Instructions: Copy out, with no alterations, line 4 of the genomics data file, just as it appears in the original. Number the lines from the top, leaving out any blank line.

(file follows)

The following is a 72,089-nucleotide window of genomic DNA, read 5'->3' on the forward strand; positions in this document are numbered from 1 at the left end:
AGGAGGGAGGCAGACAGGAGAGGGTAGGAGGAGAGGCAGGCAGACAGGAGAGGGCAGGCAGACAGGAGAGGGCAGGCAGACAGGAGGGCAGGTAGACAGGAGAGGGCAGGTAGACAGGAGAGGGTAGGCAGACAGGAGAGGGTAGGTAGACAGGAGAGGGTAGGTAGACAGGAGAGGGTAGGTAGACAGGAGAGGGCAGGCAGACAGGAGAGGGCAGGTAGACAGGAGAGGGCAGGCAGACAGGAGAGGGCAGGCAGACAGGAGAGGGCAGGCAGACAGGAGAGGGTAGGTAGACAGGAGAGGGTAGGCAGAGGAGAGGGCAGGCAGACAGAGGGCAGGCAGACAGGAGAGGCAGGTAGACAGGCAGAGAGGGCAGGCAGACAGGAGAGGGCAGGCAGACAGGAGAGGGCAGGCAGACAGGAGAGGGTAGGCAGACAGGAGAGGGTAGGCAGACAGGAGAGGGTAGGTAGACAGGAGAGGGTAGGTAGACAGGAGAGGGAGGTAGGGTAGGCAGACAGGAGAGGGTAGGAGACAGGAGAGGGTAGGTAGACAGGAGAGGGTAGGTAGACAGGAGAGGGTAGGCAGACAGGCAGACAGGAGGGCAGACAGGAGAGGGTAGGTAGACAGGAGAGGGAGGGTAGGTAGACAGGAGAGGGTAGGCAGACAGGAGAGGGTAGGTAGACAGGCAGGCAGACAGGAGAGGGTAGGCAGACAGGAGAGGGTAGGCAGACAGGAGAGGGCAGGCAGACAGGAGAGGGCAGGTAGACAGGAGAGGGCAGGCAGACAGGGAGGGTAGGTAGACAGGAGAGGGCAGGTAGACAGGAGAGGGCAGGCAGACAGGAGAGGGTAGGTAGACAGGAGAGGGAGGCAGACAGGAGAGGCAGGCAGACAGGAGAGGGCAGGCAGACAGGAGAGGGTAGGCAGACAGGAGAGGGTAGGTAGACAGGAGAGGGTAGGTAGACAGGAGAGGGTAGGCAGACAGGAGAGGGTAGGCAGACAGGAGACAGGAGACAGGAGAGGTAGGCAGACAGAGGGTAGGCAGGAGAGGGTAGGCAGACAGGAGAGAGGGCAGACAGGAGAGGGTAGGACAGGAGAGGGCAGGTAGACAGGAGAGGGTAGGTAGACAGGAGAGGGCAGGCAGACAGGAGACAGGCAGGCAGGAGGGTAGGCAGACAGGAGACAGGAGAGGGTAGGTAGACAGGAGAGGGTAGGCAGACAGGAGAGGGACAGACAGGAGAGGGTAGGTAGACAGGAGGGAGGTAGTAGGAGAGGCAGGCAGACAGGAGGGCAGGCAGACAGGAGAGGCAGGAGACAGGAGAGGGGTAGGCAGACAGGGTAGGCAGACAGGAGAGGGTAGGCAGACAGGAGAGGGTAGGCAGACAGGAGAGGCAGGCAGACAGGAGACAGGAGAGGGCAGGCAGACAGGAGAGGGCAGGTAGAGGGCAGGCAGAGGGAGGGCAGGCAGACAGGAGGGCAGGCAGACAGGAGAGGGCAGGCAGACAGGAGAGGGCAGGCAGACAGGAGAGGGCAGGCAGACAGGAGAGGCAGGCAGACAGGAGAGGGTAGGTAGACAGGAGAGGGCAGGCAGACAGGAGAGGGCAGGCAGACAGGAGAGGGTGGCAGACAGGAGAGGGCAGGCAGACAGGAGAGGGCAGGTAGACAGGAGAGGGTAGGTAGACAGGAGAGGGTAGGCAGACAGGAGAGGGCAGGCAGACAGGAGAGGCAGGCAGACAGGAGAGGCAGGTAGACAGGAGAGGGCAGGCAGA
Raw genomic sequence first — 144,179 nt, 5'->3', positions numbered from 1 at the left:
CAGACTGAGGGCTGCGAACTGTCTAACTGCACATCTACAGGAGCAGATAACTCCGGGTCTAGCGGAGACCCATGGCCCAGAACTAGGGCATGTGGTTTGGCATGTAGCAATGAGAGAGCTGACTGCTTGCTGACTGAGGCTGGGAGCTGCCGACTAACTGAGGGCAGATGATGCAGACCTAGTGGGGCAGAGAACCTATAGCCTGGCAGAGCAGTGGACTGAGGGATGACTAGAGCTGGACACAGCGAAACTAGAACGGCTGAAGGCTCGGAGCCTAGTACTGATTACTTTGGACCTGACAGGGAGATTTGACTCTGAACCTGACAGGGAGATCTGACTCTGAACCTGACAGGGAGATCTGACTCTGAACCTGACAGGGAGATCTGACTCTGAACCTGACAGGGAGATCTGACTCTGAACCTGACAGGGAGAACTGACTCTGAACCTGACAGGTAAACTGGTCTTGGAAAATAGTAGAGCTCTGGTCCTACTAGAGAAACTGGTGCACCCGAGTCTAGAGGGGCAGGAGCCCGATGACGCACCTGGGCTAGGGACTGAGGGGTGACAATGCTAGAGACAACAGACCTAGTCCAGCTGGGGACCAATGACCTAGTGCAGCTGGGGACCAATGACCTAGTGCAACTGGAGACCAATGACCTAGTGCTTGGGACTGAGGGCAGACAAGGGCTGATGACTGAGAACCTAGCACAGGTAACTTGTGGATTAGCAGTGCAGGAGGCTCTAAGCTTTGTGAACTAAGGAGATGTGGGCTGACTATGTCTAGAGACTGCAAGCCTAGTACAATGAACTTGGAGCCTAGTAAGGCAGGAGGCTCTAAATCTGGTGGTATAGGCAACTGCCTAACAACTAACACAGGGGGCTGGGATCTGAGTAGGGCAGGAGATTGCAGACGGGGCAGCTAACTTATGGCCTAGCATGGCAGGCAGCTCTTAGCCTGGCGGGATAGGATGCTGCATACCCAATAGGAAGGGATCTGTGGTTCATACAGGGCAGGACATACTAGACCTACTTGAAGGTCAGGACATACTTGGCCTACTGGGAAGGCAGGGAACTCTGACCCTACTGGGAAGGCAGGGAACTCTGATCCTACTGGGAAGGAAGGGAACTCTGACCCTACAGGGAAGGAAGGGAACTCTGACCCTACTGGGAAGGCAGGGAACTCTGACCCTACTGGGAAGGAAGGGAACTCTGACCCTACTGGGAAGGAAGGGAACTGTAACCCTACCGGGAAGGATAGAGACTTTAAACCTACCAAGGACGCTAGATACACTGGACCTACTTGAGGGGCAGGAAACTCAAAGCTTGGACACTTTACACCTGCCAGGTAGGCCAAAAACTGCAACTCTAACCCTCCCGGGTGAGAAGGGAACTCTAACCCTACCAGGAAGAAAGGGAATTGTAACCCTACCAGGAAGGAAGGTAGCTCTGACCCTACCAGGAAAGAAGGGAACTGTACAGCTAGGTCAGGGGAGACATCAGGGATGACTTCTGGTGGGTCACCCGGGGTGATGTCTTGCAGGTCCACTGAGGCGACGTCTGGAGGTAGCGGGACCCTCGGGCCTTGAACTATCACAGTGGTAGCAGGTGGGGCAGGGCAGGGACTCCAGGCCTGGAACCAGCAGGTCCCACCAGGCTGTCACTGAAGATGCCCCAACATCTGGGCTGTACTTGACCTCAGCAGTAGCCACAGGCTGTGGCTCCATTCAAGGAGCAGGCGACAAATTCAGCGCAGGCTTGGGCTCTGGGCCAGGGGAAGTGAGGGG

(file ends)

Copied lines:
CAGACTGAGGGCTGCGAACTGTCTAACTGCACATCTACAGGAGCAGATAACTCCGGGTCTAGCGGAGACCCATGGCCCAGAACTAGGGCATGTGGTTTGGCATGTAGCAATGAGAGAGCTGACTGCTTGCTGACTGAGGCTGGGAGCTGCCGACTAACTGAGGGCAGATGATGCAGACCTAGTGGGGCAGAGAACCTATAGCCTGGCAGAGCAGTGGACTGAGGGATGACTAGAGCTGGACACAGCGAAACTAGAACGGCTGAAGGCTCGGAGCCTAGTACTGATTACTTTGGACCTGACAGGGAGATTTGACTCTGAACCTGACAGGGAGATCTGACTCTGAACCTGACAGGGAGATCTGACTCTGAACCTGACAGGGAGATCTGACTCTGAACCTGACAGGGAGATCTGACTCTGAACCTGACAGGGAGAACTGACTCTGAACCTGACAGGTAAACTGGTCTTGGAAAATAGTAGAGCTCTGGTCCTACTAGAGAAACTGGTGCACCCGAGTCTAGAGGGGCAGGAGCCCGATGACGCACCTGGGCTAGGGACTGAGGGGTGACAATGCTAGAGACAACAGACCTAGTCCAGCTGGGGACCAATGACCTAGTGCAGCTGGGGACCAATGACCTAGTGCAACTGGAGACCAATGACCTAGTGCTTGGGACTGAGGGCAGACAAGGGCTGATGACTGAGAACCTAGCACAGGTAACTTGTGGATTAGCAGTGCAGGAGGCTCTAAGCTTTGTGAACTAAGGAGATGTGGGCTGACTATGTCTAGAGACTGCAAGCCTAGTACAATGAACTTGGAGCCTAGTAAGGCAGGAGGCTCTAAATCTGGTGGTATAGGCAACTGCCTAACAACTAACACAGGGGGCTGGGATCTGAGTAGGGCAGGAGATTGCAGACGGGGCAGCTAACTTATGGCCTAGCATGGCAGGCAGCTCTTAGCCTGGCGGGATAGGATGCTGCATACCCAATAGGAAGGGATCTGTGGTTCATACAGGGCAGGACATACTAGACCTACTTGAAGGTCAGGACATACTTGGCCTACTGGGAAGGCAGGGAACTCTGACCCTACTGGGAAGGCAGGGAACTCTGATCCTACTGGGAAGGAAGGGAACTCTGACCCTACAGGGAAGGAAGGGAACTCTGACCCTACTGGGAAGGCAGGGAACTCTGACCCTACTGGGAAGGAAGGGAACTCTGACCCTACTGGGAAGGAAGGGAACTGTAACCCTACCGGGAAGGATAGAGACTTTAAACCTACCAAGGACGCTAGATACACTGGACCTACTTGAGGGGCAGGAAACTCAAAGCTTGGACACTTTACACCTGCCAGGTAGGCCAAAAACTGCAACTCTAACCCTCCCGGGTGAGAAGGGAACTCTAACCCTACCAGGAAGAAAGGGAATTGTAACCCTACCAGGAAGGAAGGTAGCTCTGACCCTACCAGGAAAGAAGGGAACTGTACAGCTAGGTCAGGGGAGACATCAGGGATGACTTCTGGTGGGTCACCCGGGGTGATGTCTTGCAGGTCCACTGAGGCGACGTCTGGAGGTAGCGGGACCCTCGGGCCTTGAACTATCACAGTGGTAGCAGGTGGGGCAGGGCAGGGACTCCAGGCCTGGAACCAGCAGGTCCCACCAGGCTGTCACTGAAGATGCCCCAACATCTGGGCTGTACTTGACCTCAGCAGTAGCCACAGGCTGTGGCTCCATTCAAGGAGCAGGCGACAAATTCAGCGCAGGCTTGGGCTCTGGGCCAGGGGAAGTGAGGGG